Writing at RenewAmerica, Cliff Kincaid takes Angela Davis to task for “going vegan” (“Black Power icon goes vegan to save animals,” September 21, 2016). Rather than actually consider the extreme torture and slaughter of animals perpetrated by humans, Kincaid seems wedded to the standard tactics of other animal oppressors — basing his attack solely on innuendo, deflection, guilt by association, and flat out falsehoods.
The very title of the article implies that Davis’s veganism is some new whim she’s seized onto in order to gain relevance. In fact, Davis first alluded to her veganism as far back as 2012 in a speech at the Empowering Women of Color Conference, where she stated that animal liberation is inextricably interwoven with other anti-oppression movements. She simply doesn’t talk much about it, she said.
By implying that Davis has only recently “gone vegan,” Kincaid uses the tried and true approach of distracting from the issue at hand — the plight of non-human animals, who die by the hundreds of billions each year thanks to human greed and bloodlust. Kincaid’s smears don’t stop there. He goes on to list a litany of causes Davis is connected with: communism, Islam, Black Lives Matter, prison abolition, and anti-capitalism. He even goes so far as to call Davis PETA’s new poster-child; PETA, an organization he says “places the rights of animals above human needs,” a laughable claim to anyone remotely familiar with PETA. By spending most of his article tying Davis to movements and entities Kincaid considers disreputable, Kincaid hopes the reader’s takeaway about animal liberation and veganism will remain obscured and uninformed.
Kincaid’s broadside against Davis really isn’t anything to write home about, though. His brand of obfuscation is yet one more contribution to a repugnant and repressive anti-animal worldview held by the masses. Kincaid, however distasteful his Professional Patriot shtick, presents what’s basically the same smokescreen-as-justification that most readers of this article do themselves at the dinner table each night.
Kincaid’s purposeful ignorance of the injustice done to animals — the routinized beating, knifing, raping, burning, boiling, skinning, electrocution and countless other modes of torture and dominance employed — is to be expected. Nobody should be surprised by a racist, climate denying, pro-war, Christian fundamentalist, covering up atrocities against animals. But for anarchists, libertarians, progressives and others of the Left, partaking in or making excuses for the unspeakable crimes committed against animals — who have an interest in their continued existence, their families, and their habitats — is utterly beyond the pale. For those who claim to be passionate about justice for all, while at the same time contributing to the mass slaughter of animals, shame on you. Rutgers law professor Gary Francione aptly labels this “moral schizophrenia.”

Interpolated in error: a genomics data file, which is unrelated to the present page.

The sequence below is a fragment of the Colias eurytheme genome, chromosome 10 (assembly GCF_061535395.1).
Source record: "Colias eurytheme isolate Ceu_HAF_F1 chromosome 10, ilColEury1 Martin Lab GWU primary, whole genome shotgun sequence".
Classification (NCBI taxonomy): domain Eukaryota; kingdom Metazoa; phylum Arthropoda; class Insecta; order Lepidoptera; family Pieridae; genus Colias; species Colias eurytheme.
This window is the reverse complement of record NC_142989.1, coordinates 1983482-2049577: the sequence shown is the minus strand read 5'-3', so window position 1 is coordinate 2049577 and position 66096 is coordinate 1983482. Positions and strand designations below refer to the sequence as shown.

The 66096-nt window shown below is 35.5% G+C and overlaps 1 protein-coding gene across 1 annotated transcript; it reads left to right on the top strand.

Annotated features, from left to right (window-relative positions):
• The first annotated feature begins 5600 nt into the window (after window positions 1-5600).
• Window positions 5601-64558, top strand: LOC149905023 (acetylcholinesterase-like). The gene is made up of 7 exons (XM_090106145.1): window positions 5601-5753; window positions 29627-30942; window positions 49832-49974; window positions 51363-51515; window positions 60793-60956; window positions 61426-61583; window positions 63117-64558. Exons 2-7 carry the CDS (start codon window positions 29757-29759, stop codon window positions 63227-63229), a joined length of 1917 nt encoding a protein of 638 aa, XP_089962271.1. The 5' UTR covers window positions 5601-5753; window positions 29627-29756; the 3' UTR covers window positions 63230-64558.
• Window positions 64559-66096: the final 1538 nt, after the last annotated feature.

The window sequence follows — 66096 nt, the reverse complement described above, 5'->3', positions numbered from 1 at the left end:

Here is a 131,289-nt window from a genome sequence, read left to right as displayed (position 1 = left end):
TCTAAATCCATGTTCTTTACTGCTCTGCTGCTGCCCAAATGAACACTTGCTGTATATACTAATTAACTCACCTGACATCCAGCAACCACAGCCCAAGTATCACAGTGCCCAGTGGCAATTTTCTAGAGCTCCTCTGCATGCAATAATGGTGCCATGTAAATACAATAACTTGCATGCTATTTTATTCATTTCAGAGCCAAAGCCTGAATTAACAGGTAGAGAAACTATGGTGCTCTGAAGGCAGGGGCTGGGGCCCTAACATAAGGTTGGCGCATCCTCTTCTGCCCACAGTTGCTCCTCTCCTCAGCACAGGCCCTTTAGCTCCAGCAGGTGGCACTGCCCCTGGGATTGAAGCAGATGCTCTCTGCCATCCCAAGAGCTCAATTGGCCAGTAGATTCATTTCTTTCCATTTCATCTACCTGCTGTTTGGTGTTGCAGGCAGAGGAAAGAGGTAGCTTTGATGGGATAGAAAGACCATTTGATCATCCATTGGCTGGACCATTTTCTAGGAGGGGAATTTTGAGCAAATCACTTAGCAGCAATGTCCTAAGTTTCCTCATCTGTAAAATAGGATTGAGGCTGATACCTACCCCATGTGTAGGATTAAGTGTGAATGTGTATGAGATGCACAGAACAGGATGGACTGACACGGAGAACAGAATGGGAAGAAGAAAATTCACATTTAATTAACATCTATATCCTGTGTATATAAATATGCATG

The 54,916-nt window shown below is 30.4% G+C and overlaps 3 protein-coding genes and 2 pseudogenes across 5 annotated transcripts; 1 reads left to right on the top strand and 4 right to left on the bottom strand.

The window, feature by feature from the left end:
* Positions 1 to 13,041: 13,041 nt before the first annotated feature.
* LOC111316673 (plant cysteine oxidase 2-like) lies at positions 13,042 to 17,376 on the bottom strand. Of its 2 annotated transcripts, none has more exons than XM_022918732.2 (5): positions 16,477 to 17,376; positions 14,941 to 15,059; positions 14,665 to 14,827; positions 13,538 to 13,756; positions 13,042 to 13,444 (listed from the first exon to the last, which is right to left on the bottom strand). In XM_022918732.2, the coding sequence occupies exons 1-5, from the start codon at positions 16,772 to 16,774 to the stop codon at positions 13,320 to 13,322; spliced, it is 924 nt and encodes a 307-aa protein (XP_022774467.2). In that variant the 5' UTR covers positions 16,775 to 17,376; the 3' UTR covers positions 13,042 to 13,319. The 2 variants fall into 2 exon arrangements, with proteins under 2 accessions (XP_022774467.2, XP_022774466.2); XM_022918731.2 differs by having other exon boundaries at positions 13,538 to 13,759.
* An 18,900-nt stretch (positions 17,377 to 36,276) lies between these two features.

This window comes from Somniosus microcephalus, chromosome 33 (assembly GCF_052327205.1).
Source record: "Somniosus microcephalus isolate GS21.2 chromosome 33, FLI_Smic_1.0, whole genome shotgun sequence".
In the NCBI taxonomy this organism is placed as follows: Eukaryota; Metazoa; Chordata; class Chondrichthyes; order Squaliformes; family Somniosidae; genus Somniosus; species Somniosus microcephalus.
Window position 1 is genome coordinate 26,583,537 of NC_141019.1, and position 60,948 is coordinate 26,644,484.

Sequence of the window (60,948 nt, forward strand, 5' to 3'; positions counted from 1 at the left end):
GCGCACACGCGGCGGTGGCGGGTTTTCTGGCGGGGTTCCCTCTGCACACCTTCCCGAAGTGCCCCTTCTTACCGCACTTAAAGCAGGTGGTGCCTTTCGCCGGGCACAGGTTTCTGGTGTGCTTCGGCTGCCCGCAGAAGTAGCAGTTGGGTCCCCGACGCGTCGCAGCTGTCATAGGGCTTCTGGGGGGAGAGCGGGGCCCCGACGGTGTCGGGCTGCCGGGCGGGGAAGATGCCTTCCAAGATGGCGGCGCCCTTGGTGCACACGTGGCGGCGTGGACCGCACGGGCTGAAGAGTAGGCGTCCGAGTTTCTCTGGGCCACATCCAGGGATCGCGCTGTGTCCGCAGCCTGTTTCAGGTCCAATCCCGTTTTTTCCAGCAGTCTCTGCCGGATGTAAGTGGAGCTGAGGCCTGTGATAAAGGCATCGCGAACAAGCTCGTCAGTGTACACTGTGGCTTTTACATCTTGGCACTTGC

No doubt, many will characterize any vegan or animal advocacy as secular zealotry. While animal liberationists are at least tolerated by some on the Left, harsher treatment is reserved for vegans, despite their actions being a far more passive means of protest than outright liberation of confined animals. That is because causing friends, family, and other members of one’s community, to pause and consider, for the briefest moment, the gruesomeness that brings food to their table, is the ultimate spoiler. It is taboo — tantamount to putting a mirror in front of a person who must take a hard look inward.
Would otherwise compassionate social justice activists minimize or mock the oppression of racial, sexual, ethnic or other minorities? Yet when a challenge to the barbarism of one’s dinner plate is put forth, defense by any means necessary is employed by both Right and Left. Says Davis: “The food we eat masks so much cruelty. The fact that we can sit down and eat a piece of chicken without thinking about the horrendous conditions under which chickens are industrially bred in this country is a sign of the dangers of capitalism, how capitalism has colonized our minds. The fact that we look no further than the commodity itself, the fact that we refuse to understand the relationships that underlie the commodities that we use on a daily basis…food is like that.”
Forget about Kincaid and his ilk. They’re beyond reform. It’s time we on the Left stop patting ourselves on the back for yelling loudly about the injustice du jour with a mouth stuffed full of it.